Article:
Address made by Hon Athauda Seneviratne, Minister of Labour Relations and Manpower Sri Lanka at the 98th Session of the International Labour Conference on June 18th, 2009
On behalf of the government and the delegation of Sri Lanka, let me congratulate you and the Vice Presidents on your election to preside over the 98th session of the International Labour Conference. We also wish to take this opportunity to congratulate the Director-General for presenting to us his report, “Tackling the Global Job Crisis: Recovery through Decent Work Policies” which provides the background to larger part of work in the Conference including discussions at the plenary.
We have sufficient empirical evidence to show that the economic crisis has affected the whole world. While the developed countries see sharpest cuts in terms of economic growth rates, it is the developing countries that are most vulnerable. We observe that unemployment is becoming a crisis, and without concerted action taken multilaterally, bilaterally and nationally it will certainly become a humanitarian crisis world over. In this context, Sri Lanka fully endorses the efforts of the ILO for making the 98th Session of the International Labour Conference a platform to discuss and determine responses to the crisis, and placing decent work at the center of the responses.
As the World Bank has found in a recent analysis, Sri Lankan economy has affected moderately by the economic crisis. Sri Lanka is a trade dependent country with a highly concentrated export market where the EU and the US account for 62 per cent of the total exports, and a concentrated export basket of garments, tea and gem account for 58 per cent of the total exports. In this context, Sri Lanka will feel the brunt of the economic crisis due to the high unemployment and low consumption of the major trading partners.
Upto the first quarter of 2009, the macro data do not reflect significant increase in unemployment. However, there is micro evidence that can be adduced to show an increase in job loses. Also it has been observed that the impact on the labour market in the forms of lay offs, deferred payment of social security contibutions, freeze on recruitment, rationalization of factories, elimination or reducing special facilities and special allowances, voluntary pay cuts etc. Although, Sri Lanka so far has not experienced a significant impact on the overseas labour market where around 1.5 million Sri Lankans, that is, equivalent to around 15 per cent of the labour force, work, we have reports of loss of employment of workers in certain sectors, such as construction.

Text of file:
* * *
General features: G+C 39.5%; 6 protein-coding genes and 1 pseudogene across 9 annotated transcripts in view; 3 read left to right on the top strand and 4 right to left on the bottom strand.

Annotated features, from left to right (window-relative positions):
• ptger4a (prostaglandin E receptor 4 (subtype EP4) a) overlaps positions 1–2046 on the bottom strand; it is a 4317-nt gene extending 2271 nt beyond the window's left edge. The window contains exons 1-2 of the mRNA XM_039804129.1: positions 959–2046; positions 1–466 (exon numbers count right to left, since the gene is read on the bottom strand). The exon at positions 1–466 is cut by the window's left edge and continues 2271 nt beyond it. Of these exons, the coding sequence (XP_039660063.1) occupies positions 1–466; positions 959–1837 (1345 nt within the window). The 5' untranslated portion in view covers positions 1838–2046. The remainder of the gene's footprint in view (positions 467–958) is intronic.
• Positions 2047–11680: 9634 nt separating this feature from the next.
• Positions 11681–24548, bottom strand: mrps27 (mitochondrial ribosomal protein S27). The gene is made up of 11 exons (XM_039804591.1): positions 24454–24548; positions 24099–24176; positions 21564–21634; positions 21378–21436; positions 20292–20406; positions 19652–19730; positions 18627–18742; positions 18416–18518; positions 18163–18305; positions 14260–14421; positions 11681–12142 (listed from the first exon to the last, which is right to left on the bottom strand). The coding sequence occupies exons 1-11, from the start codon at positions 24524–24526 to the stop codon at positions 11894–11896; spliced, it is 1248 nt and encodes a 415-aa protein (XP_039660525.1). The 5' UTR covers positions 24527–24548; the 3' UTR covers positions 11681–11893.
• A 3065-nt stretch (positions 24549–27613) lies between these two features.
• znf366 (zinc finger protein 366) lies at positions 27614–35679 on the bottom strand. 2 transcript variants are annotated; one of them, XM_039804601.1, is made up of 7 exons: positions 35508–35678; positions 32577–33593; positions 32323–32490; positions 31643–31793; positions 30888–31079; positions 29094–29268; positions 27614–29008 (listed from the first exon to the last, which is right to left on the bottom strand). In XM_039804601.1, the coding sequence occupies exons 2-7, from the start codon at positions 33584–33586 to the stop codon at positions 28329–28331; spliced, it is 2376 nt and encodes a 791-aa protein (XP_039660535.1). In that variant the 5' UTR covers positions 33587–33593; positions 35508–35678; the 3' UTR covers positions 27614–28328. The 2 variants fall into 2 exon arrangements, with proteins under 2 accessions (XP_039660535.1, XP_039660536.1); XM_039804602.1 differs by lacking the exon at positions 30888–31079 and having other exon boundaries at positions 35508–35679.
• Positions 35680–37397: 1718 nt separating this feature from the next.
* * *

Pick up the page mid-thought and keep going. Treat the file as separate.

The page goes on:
We lack information with regard to the impact on small and medium scale enterprises, and the large share of the labour force working in the informal economy who are mostly denied with decent employment. Naturally, in the situations such as the present crisis, the poor, with few assets and limited access to markets, are often the hardest hit. Also the income shocks drive many non-poor into poverty.
Sri Lanka has successfully implemented programmes for reducing poverty. The poverty levels have dropped from 23 per cent in 2002 to 15 per cent in 2007. However, unless immediate and effective labour market policies are implemented to protect both the industry and employment levels, the present crisis will have a negative impact on the poverty levels, and would make it difficult for us to achieve the Millennium Development and the Decent Work goals.
The measures so far taken by the government is to mitigate impact on the industry as well as the level of employment. Few administrative measures within the labour administration such as expeditious action on appeals from the employers for relief and, defer payment of social security contributions, shorter working periods etc. have been taken. Sri Lanka also has introduced a stimulus package for which the entitlement is determined on the criteria of maintaining employment level of 2008.
In all our efforts, social dialogue has been the tool in determining policy measures and administrative measures. I should commend our social partners for their understanding of the realities of the present crisis and extending their cooperation at this critical juncture.
Sri Lanka after ending a conflict that ravaged the country for nearly thirty years is now feeling a sense of peace. I believe that when terrorism, the most extremist of its kind is successfully eradicated, our task should be to focus on the post conflict challenges we are currently faced with. Reintegration, reconciliation, reconstruction, resettlement of internally displaced persons, and maintain and stabilize peace and understanding amongst all the Sri Lankans, is our priority. His Excellency the President of Sri Lanka, Mr. Mahinda Rajapakse has already appointed a task force to formulate and implement 180 days short term programmes and two year mid-term programmes for rebuilding of the war affected areas in the North of the Country.
Sri Lanka has been resilient to many shocks, and the most recent experience was the successful rebuilding of the country devastated by Tsunami with nearly 40,000 deaths and another half a million persons displaced. Despite the thirty years war, affects of tsunami, the affects of food and oil crises etc, Sri Lanka was able to maintain an average growth of six percent during the last few years. However, the cooperation and assistance both nationally and internationally is needed to address the post conflict challenges and the challenges posed by the economic crisis and ensuring decent work for our people. We hope our multi-lateral and bi-lateral partners will complement our efforts in rebuilding the country and support us in effectively responding to the challenges of the current economic crisis.